I braided Carmen again. I hadn't planned on putting on her ear bonnet but I made such a mess of the forelock that I figured it would cover it up. From the side she looked like she had a small horn growing out of her forehead. 

I didn't bother about taking her to the outdoor to warm up first. Jacquie said that she preferred we didn't anyway. I simply came in and mounted up. I felt so much more relaxed then the day before which allowed me to be more focussed. 

Carmen pretty much felt the same as the day before and  gave a spook as I walked off but honestly I was just her typical spin away and it was no big deal. Jacquie pointed out the value of the neck strap for a spooky/bolty horse. She explained that I could use the strap for control and not have to hold so much with the reins. This allowed me to push her forward into contact withtou worry about where she would go.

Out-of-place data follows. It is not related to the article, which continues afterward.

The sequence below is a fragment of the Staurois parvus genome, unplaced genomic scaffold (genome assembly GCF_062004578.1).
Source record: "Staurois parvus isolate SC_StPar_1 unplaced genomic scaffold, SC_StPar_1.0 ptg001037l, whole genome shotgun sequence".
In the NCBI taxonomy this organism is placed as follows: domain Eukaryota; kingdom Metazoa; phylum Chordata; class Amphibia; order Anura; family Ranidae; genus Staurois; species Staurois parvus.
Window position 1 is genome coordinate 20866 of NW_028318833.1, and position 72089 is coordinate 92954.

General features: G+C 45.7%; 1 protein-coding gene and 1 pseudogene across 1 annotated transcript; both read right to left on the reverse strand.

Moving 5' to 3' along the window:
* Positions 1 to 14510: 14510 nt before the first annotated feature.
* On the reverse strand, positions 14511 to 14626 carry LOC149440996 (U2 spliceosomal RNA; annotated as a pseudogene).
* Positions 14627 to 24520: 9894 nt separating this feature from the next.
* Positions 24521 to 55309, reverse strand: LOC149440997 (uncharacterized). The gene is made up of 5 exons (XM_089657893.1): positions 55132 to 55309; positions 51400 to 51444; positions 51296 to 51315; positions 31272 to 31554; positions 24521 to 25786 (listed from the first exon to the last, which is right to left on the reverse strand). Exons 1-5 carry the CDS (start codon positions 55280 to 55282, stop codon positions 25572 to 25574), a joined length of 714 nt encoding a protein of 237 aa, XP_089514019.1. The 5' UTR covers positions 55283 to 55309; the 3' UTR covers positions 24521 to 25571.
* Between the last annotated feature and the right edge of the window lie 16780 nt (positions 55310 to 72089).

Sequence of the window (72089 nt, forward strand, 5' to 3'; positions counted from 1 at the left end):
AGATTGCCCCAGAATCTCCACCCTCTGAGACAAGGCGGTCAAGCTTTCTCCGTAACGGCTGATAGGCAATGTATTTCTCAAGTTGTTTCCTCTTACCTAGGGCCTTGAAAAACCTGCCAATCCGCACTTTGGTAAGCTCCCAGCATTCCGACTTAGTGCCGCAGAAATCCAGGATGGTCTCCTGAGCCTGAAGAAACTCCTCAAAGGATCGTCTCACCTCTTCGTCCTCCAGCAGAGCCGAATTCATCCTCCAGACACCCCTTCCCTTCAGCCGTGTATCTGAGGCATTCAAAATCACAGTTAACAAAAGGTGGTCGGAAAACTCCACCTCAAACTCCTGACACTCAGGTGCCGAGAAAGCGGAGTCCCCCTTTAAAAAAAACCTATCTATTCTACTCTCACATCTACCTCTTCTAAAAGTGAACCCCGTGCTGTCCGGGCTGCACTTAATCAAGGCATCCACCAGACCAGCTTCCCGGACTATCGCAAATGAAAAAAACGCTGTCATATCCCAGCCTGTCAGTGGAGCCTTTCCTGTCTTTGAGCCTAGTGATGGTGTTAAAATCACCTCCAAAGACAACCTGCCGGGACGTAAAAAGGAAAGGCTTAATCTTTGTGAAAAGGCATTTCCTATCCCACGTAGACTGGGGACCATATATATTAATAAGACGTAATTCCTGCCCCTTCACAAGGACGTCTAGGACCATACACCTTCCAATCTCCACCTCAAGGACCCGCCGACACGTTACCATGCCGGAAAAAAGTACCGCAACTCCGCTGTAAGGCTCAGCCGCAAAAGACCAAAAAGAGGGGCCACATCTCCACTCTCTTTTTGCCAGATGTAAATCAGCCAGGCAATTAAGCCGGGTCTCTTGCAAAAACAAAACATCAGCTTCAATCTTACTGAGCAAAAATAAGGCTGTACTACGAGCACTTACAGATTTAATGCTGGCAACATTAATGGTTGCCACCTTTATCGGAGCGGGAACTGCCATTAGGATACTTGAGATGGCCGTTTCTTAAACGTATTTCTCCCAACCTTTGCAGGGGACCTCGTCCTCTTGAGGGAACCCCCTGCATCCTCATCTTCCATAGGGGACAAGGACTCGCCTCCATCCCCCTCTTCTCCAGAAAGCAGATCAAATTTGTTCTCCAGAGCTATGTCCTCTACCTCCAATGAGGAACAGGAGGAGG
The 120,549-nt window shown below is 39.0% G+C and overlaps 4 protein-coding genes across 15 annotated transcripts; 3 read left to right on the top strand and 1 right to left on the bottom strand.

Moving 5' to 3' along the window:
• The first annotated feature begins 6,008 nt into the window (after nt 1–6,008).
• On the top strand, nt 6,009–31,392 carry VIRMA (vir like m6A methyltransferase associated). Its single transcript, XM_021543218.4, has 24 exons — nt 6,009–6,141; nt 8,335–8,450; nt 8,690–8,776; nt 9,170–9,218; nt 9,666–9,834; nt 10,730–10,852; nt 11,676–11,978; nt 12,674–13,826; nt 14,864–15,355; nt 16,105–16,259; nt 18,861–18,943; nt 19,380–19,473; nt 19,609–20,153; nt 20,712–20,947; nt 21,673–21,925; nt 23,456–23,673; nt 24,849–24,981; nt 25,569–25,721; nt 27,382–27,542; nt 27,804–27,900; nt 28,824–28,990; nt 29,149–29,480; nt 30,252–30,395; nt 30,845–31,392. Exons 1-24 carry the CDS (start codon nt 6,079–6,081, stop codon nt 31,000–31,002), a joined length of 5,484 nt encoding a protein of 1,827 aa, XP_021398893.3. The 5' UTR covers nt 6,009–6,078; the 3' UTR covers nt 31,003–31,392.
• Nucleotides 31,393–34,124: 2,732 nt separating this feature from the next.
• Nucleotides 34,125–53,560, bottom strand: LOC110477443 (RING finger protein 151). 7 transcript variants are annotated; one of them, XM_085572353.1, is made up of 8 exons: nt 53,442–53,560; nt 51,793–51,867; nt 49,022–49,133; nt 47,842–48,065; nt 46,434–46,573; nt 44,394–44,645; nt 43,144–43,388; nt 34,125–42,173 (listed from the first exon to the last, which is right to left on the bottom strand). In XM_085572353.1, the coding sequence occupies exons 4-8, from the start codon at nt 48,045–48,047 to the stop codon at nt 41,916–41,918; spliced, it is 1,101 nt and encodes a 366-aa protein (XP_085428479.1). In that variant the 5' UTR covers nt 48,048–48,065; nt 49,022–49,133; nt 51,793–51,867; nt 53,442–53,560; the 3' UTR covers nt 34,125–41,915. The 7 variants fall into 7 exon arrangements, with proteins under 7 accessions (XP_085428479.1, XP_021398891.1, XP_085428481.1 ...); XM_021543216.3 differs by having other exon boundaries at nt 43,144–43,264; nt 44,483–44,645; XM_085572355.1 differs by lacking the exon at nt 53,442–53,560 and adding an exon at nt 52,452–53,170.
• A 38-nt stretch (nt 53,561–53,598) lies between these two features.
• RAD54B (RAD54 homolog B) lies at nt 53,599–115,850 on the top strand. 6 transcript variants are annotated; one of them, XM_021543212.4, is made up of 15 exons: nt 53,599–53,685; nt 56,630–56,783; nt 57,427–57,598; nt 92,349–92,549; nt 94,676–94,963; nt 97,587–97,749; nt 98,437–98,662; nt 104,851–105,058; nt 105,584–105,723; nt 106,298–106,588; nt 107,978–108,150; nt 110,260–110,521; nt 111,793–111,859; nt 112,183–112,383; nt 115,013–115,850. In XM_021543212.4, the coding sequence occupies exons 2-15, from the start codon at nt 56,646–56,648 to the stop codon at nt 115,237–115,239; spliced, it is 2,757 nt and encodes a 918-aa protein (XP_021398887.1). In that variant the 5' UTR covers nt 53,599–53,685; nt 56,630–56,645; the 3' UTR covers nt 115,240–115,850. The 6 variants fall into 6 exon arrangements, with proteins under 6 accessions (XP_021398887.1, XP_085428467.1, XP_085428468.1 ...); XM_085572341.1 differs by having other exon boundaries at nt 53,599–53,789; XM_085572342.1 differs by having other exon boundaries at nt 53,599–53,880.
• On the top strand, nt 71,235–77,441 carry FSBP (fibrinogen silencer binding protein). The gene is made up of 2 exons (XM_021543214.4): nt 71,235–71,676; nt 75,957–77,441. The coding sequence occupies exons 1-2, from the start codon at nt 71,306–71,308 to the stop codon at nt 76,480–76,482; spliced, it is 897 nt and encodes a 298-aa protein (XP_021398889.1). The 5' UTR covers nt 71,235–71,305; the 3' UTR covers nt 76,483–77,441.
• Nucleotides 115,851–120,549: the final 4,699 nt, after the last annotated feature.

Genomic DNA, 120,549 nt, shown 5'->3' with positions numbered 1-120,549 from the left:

In my ride the night before I had realized how much easier it was to keep her straight. When Carmen gets tense and ready to run away she always drops the inside shoulder. I can use rein to flex her (or actually bring her head right around) but then she drops her outside shoulder and twist her neck and by then I've lost whatever the heck it was I was trying to work on. With the neck strap, when she dropped her shoulder to the right I would pick it up on the left and give a small tug. This got her to pick herself up at the shoulder/wither  and rebalance. This kept us straight and on track. Essentially the rope helped me to steer her shoulders and keep her underneath of me.

The other way we used the neck strap was to lift it up gently when she dropped her neck/chest and wanted to plow down. I could feel her lifting her shoulders, my leg brought the hind leg under and she lifted herself into self-carriage. It was so cool. I have no idea if the videos captured how it felt but it felt awesome.